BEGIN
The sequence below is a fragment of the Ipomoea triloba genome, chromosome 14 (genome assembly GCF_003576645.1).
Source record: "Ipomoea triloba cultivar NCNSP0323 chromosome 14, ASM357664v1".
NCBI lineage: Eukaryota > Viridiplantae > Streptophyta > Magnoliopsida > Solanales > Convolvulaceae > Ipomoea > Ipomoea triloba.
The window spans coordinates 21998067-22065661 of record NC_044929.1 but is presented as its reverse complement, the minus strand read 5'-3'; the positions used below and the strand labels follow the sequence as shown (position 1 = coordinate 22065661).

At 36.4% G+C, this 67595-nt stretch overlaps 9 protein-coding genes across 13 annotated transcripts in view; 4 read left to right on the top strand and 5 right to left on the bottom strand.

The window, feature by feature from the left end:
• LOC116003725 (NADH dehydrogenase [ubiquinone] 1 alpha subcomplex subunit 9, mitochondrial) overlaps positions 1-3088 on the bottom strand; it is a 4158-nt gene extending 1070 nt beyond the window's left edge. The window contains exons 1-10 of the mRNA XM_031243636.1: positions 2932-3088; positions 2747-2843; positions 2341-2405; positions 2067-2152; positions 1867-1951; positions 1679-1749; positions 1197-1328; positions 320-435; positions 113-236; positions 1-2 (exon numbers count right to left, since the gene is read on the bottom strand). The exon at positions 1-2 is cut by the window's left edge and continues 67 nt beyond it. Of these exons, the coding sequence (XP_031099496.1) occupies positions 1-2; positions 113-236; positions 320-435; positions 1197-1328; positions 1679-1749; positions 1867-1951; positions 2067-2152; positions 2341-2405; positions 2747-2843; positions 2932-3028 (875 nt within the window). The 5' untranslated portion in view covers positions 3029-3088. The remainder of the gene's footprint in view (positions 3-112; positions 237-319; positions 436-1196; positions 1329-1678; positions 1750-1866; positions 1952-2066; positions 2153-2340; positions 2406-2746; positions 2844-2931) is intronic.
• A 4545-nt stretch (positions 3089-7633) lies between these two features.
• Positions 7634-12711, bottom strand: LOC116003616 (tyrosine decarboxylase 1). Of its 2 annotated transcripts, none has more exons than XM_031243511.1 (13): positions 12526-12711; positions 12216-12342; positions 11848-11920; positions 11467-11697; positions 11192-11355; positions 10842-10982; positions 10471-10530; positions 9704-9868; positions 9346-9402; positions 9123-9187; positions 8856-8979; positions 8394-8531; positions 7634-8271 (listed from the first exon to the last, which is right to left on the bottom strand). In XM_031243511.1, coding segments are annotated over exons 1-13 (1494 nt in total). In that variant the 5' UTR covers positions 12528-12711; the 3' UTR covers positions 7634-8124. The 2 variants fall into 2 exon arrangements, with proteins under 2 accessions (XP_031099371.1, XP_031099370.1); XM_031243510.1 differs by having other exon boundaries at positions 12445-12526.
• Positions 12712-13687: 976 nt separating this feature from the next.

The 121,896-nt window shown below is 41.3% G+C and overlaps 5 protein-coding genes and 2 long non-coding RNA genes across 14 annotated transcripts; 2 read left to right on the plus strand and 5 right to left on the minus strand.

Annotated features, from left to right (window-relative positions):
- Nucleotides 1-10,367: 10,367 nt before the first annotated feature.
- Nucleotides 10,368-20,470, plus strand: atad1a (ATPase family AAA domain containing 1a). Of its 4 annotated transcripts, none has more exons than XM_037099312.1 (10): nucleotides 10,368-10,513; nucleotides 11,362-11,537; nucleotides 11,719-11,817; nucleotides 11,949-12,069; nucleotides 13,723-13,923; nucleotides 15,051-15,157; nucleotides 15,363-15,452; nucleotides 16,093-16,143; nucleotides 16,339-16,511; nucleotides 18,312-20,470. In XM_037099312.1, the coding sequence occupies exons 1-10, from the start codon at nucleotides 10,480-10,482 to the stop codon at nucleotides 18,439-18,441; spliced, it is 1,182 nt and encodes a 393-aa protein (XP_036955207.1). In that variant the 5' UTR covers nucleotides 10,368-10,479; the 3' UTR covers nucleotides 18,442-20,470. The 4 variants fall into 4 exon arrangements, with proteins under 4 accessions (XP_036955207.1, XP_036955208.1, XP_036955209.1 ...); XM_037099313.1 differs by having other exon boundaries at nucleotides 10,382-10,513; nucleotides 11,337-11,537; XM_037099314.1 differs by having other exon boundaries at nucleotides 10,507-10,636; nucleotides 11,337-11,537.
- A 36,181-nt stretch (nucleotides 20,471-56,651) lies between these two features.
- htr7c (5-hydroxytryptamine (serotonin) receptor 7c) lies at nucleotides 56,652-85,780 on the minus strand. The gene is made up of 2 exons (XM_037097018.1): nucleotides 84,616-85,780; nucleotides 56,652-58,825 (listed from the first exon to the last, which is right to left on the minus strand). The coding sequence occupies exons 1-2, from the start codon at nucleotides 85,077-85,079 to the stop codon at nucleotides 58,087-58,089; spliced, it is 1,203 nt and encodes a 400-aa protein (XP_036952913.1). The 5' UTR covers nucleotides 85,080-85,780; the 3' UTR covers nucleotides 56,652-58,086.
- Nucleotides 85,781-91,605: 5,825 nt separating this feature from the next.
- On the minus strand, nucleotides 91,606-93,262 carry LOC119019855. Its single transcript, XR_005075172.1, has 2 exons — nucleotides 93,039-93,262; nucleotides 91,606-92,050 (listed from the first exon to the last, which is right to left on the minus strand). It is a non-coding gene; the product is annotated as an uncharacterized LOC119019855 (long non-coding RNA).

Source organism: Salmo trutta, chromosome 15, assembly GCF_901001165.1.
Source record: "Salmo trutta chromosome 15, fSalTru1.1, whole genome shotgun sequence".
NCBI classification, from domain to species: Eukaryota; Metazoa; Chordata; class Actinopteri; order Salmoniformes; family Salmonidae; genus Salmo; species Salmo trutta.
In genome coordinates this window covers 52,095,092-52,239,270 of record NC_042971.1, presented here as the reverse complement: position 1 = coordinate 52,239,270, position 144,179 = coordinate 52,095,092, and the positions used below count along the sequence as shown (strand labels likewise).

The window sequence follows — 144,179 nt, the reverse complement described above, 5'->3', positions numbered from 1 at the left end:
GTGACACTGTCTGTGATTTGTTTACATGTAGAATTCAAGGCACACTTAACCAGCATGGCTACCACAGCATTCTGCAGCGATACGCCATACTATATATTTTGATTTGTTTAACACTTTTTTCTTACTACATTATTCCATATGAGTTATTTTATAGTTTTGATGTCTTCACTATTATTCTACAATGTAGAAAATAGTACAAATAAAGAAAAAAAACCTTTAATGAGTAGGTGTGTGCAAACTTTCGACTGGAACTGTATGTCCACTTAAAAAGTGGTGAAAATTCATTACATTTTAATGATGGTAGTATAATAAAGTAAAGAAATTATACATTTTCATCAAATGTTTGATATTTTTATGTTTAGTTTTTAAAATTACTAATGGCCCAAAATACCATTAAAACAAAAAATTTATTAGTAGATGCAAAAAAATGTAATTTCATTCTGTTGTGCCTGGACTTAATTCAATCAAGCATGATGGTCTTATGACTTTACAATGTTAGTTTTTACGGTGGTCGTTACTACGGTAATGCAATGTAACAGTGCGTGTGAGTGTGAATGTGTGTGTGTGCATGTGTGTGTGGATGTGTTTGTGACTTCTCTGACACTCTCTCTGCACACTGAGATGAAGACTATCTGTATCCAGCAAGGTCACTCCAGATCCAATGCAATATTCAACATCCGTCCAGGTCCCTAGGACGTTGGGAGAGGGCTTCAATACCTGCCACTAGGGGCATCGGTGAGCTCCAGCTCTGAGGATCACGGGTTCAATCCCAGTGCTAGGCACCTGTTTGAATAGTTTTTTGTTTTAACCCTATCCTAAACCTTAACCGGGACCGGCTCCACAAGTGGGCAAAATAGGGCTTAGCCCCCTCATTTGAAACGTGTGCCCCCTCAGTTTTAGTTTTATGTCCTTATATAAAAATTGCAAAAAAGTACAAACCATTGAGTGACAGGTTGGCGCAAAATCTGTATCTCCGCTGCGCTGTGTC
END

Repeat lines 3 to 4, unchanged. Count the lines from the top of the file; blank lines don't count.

NCBI lineage: Eukaryota > Viridiplantae > Streptophyta > Magnoliopsida > Solanales > Convolvulaceae > Ipomoea > Ipomoea triloba.
The window spans coordinates 21998067-22065661 of record NC_044929.1 but is presented as its reverse complement, the minus strand read 5'-3'; the positions used below and the strand labels follow the sequence as shown (position 1 = coordinate 22065661).